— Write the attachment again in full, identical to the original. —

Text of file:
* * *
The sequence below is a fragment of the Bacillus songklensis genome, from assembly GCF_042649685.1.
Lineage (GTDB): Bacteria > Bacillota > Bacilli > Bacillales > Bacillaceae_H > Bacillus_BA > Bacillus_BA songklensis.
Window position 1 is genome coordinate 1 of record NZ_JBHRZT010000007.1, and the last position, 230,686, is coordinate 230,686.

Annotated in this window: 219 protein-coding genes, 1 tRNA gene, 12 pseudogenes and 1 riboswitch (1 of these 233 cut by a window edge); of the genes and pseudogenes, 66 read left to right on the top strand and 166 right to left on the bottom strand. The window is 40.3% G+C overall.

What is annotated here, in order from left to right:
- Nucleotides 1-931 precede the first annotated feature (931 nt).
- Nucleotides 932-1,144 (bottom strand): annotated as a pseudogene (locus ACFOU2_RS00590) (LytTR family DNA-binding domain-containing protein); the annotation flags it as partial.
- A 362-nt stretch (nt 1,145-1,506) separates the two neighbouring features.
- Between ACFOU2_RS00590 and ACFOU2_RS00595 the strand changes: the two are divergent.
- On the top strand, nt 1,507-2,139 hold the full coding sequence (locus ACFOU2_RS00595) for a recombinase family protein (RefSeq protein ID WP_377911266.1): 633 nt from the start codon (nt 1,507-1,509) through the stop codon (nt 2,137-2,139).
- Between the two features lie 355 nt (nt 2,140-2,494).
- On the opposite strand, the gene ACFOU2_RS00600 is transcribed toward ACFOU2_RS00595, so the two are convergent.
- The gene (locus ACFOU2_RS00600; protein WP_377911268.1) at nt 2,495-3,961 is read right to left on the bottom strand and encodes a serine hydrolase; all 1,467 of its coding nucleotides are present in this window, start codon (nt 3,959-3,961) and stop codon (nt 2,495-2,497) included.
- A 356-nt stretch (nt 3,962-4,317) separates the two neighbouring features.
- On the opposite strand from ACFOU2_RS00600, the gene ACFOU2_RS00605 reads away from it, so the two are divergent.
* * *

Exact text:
The sequence below is a fragment of the Bacillus songklensis genome, from assembly GCF_042649685.1.
Lineage (GTDB): Bacteria > Bacillota > Bacilli > Bacillales > Bacillaceae_H > Bacillus_BA > Bacillus_BA songklensis.
Window position 1 is genome coordinate 1 of record NZ_JBHRZT010000007.1, and the last position, 230,686, is coordinate 230,686.

Annotated in this window: 219 protein-coding genes, 1 tRNA gene, 12 pseudogenes and 1 riboswitch (1 of these 233 cut by a window edge); of the genes and pseudogenes, 66 read left to right on the top strand and 166 right to left on the bottom strand. The window is 40.3% G+C overall.

What is annotated here, in order from left to right:
- Nucleotides 1-931 precede the first annotated feature (931 nt).
- Nucleotides 932-1,144 (bottom strand): annotated as a pseudogene (locus ACFOU2_RS00590) (LytTR family DNA-binding domain-containing protein); the annotation flags it as partial.
- A 362-nt stretch (nt 1,145-1,506) separates the two neighbouring features.
- Between ACFOU2_RS00590 and ACFOU2_RS00595 the strand changes: the two are divergent.
- On the top strand, nt 1,507-2,139 hold the full coding sequence (locus ACFOU2_RS00595) for a recombinase family protein (RefSeq protein ID WP_377911266.1): 633 nt from the start codon (nt 1,507-1,509) through the stop codon (nt 2,137-2,139).
- Between the two features lie 355 nt (nt 2,140-2,494).
- On the opposite strand, the gene ACFOU2_RS00600 is transcribed toward ACFOU2_RS00595, so the two are convergent.
- The gene (locus ACFOU2_RS00600; protein WP_377911268.1) at nt 2,495-3,961 is read right to left on the bottom strand and encodes a serine hydrolase; all 1,467 of its coding nucleotides are present in this window, start codon (nt 3,959-3,961) and stop codon (nt 2,495-2,497) included.
- A 356-nt stretch (nt 3,962-4,317) separates the two neighbouring features.
- On the opposite strand from ACFOU2_RS00600, the gene ACFOU2_RS00605 reads away from it, so the two are divergent.